The burden of liability on Harms is not outweighed by the risk of substantial property loss due to fire. The utility of engaging in criminal behavior (e.g. producing marijuana) is little to nothing, while the value of protecting one’s home, whatever its monetary value—here in the hundreds of thousands of dollars—is substantial.

Harms cannot escape his general duty to refrain from dangerous behavior and the court concluded that Harms is not entitled to judgment as a matter of law.

Plaintiff and Defendant agree upon coverage with regard to fire damage, post-fire damage caused by Plaintiff’s neglect, and mold damage. Appraisal would be appropriate to determine the extent of covered loss. Nonetheless, Defendant has a valid fraud defense and a jury must decide it’s remaining factual issues before the court can conclude there is a need for appraisal.

Harms had a duty to Plaintiff and Defendant to refrain from negligent conduct.


With such terrible facts – the criminal conduct of the insured’s son that caused the fire – complicated by the insured’s attempt to profit from the fire by insisting the loss was total when all the experts, including those retained by the insured, established the house was repairable, the court made a reasonable decision to let a jury decide if fraud occurred before ordering an appraisal to determine the amount of loss. If the trial establishes that the insured’s conduct was fraudulent State Farm owed nothing and is entitled to a refund and the insured will be limited to obtaining a judgment against her son who caused the fire. If not, appraisal will determine the amount of loss.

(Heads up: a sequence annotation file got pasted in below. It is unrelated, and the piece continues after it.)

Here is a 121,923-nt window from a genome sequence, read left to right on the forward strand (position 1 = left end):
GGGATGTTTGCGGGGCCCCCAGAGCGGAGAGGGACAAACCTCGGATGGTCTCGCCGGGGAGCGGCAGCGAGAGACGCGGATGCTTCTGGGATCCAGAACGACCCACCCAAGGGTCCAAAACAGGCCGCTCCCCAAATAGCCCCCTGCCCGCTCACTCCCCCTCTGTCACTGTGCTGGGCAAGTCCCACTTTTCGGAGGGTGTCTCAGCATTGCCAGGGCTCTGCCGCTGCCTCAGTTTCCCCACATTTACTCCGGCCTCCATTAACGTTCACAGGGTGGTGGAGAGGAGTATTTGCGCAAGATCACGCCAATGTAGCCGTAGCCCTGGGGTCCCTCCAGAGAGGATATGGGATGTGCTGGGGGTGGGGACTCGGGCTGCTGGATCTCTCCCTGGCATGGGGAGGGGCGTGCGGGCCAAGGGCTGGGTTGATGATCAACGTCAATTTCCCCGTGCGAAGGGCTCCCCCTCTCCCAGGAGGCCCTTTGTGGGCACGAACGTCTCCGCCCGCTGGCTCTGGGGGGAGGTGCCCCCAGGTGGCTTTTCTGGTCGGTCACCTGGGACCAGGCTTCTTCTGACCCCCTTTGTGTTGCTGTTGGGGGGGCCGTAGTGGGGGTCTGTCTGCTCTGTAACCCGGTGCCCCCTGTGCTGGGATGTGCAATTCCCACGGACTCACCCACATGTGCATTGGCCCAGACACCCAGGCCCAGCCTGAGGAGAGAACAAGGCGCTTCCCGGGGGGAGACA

© 2020 – Barry Zalma

This article, and all of the blog posts on this site, digest and summarize cases published by courts of the various states and the United States.  The court decisions have been modified from the actual language of the court decisions, were condensed for ease of reading, and convey the opinions of the author regarding each case.

Barry Zalma, Esq., CFE, now limits his practice to service as an insurance consultant  specializing in insurance coverage, insurance claims handling, insurance bad faith and insurance fraud almost equally for insurers and policyholders. He also serves as an arbitrator or mediator for insurance related disputes. He practiced law in California for more than 44 years as an insurance coverage and claims handling lawyer and more than 52 years in the insurance business. He is available at and

Mr. Zalma is the first recipient of the first annual Claims Magazine/ACE Legend Award.

Over the last 52 years Barry Zalma has dedicated his life to insurance, insurance claims and the need to defeat insurance fraud. He has created the following library of books and other materials to make it possible for insurers and their claims staff to become insurance claims professionals.

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About Barry Zalma

An insurance coverage and claims handling author, consultant and expert witness with more than 48 years of practical and court room experience.